By DeJanay Booth
For a total of seven hours, Sarah Saleck marched 26 miles with 35 pounds attached to her back. But she trained for it months prior. In March 2015, she participated in the Bataan Death March at the White Sands Missile Range in New Mexico.
On April 9, 1942, American and Filipino soldiers marched days in unbearable heat. Thousands of them died and the survivors left with memories of the march. More than 40 years later, a memorial was created.
Saleck heard about the event through her school, University of Colorado in Colorado Springs, and decided to participate. She and a group of female cadets formed a team and trained throughout the winter including weekends.
“It was a real powerful experience,” she said. “It’s not only for military but also civilians. It was a life-changing experience.”
Compared to the memorial event, the mileage of the original march was nearly three times longer with harsher conditions. Soldiers did not have much food. Participants in the White Sands event marched in 80-degree weather, but were given water and fruit every two miles.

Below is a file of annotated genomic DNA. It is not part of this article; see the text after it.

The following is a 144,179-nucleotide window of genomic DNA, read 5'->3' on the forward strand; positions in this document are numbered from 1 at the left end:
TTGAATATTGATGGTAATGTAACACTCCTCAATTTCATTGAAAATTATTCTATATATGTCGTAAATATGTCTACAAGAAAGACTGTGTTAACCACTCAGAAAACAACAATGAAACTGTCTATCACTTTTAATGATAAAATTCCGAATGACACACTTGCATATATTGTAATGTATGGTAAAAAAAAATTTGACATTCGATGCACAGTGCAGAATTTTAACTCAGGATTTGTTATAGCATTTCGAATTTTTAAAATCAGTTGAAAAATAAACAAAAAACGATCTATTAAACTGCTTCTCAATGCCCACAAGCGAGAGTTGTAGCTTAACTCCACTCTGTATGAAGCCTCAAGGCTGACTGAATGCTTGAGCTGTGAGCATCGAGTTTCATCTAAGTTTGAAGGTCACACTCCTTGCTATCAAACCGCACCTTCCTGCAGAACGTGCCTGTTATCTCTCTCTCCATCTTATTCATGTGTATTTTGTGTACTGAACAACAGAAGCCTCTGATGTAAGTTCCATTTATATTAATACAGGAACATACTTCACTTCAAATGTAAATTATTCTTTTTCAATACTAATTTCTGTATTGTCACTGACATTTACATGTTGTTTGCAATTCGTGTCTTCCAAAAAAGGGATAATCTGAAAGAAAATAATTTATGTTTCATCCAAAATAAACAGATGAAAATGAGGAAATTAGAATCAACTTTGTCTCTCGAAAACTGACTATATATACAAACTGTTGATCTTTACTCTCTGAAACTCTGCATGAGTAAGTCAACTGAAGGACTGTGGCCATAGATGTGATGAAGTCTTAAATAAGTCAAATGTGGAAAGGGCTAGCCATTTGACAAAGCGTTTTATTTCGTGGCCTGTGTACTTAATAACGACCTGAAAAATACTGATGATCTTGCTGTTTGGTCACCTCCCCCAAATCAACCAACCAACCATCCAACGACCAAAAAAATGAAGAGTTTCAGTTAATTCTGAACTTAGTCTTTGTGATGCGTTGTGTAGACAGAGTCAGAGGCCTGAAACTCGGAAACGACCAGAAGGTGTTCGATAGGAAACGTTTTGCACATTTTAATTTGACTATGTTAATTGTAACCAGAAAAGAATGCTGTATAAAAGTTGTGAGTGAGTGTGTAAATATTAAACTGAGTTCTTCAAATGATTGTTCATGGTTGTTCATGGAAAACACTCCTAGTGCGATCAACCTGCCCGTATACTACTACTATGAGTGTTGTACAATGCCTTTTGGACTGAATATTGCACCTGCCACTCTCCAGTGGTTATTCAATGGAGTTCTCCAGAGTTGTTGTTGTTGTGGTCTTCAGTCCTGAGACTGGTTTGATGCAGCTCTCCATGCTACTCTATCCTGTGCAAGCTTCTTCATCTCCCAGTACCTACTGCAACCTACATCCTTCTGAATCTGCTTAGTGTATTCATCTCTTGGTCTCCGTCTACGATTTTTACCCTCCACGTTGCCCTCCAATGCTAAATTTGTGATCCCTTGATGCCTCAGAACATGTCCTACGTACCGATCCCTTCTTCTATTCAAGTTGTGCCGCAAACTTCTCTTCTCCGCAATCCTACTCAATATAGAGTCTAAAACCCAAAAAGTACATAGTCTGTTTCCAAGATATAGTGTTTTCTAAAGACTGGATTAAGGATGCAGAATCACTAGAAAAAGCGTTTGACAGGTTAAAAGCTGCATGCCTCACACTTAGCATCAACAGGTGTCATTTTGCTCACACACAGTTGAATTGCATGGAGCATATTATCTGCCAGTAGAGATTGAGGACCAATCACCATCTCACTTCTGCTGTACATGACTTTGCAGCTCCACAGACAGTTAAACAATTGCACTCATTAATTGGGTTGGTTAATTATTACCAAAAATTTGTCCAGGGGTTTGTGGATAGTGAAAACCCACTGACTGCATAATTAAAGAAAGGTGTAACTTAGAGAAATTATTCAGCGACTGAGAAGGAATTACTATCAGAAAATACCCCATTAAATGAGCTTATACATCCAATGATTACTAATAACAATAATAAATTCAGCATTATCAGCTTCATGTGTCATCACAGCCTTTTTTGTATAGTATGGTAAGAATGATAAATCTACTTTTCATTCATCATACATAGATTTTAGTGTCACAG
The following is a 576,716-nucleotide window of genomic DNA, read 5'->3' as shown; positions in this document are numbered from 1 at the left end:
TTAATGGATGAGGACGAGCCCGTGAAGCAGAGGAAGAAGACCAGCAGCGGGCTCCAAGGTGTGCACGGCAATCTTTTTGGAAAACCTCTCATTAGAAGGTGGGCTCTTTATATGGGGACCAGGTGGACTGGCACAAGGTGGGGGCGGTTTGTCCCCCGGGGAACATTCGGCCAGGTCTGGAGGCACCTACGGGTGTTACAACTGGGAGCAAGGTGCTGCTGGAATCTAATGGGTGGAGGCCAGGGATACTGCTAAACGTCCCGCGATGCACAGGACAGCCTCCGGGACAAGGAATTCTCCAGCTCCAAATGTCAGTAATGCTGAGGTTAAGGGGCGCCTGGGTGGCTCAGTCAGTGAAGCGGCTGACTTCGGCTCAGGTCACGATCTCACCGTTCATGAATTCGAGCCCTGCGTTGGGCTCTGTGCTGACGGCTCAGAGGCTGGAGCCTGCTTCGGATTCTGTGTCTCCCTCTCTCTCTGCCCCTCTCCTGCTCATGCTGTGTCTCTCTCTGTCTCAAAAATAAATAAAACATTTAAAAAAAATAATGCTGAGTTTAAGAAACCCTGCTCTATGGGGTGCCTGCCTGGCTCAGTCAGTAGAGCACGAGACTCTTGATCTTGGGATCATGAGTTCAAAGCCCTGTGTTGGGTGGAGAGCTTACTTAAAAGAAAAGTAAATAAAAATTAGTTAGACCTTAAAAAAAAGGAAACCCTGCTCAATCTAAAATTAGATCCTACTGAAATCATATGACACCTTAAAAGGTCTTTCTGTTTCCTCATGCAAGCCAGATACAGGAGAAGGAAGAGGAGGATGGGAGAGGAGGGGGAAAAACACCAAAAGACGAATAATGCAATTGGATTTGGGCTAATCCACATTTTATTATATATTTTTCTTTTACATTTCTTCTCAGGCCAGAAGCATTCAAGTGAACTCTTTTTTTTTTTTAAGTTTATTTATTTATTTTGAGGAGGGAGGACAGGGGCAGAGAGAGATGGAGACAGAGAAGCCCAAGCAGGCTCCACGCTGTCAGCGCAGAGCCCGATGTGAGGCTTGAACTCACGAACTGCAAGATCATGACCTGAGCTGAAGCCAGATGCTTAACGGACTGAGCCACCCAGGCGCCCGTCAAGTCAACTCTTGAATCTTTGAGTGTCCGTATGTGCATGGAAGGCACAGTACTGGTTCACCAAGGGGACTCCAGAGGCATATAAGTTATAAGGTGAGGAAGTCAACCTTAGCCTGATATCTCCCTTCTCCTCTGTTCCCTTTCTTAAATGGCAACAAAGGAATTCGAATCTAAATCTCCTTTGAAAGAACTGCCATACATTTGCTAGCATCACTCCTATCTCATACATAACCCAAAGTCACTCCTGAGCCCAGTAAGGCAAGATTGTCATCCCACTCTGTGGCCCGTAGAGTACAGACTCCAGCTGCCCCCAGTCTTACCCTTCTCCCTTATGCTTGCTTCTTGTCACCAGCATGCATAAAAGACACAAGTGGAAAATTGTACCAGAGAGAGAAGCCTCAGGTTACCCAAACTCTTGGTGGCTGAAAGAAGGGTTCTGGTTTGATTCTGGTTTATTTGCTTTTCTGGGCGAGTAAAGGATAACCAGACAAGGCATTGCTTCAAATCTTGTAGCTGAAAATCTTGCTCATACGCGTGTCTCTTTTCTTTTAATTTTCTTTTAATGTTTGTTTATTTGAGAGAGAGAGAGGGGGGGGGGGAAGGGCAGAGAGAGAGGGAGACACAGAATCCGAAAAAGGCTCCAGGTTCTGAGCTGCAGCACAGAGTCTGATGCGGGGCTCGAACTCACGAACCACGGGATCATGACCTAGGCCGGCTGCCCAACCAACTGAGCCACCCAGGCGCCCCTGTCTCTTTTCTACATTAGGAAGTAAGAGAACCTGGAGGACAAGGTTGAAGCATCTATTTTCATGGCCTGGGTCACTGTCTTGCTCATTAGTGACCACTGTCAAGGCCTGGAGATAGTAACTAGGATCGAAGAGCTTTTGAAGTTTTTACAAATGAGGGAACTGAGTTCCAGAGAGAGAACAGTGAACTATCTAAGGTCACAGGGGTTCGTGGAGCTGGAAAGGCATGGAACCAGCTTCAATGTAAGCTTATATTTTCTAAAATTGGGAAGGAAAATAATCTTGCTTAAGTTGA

After 10 miles, Saleck and her team walked four miles up hill, taking on one of the most challenging parts.
“Why am I doing this?” she asked herself as she reached 24-mile mark.
Participants chose one of two paths to take. The green full path was 26 miles and the blue honorary path was 14 miles. People who took the green path experienced a small part of what the soldiers endured. Everyone wore the name of a fallen soldier written on a rock as if they carried the soldier with them.
Saleck looked up the name of the soldier she carried. She learned that he looked for a fellow soldier who was lost after their aircraft went down. He managed to find him and saved him.
“It was like this is why I’m doing this,” she said. “This is for the people who have fought, the people who are fighting.”
Saleck met a few of the living survivors and shook their hand. At the end, she and her team won first place for the female heavy category. The march helped her prepare for the weather conditions and training at Fort Knox.
“I think back to it and know that if I can conquer [the march] with a team, I know that I can conquer anything that can be thrown at me.”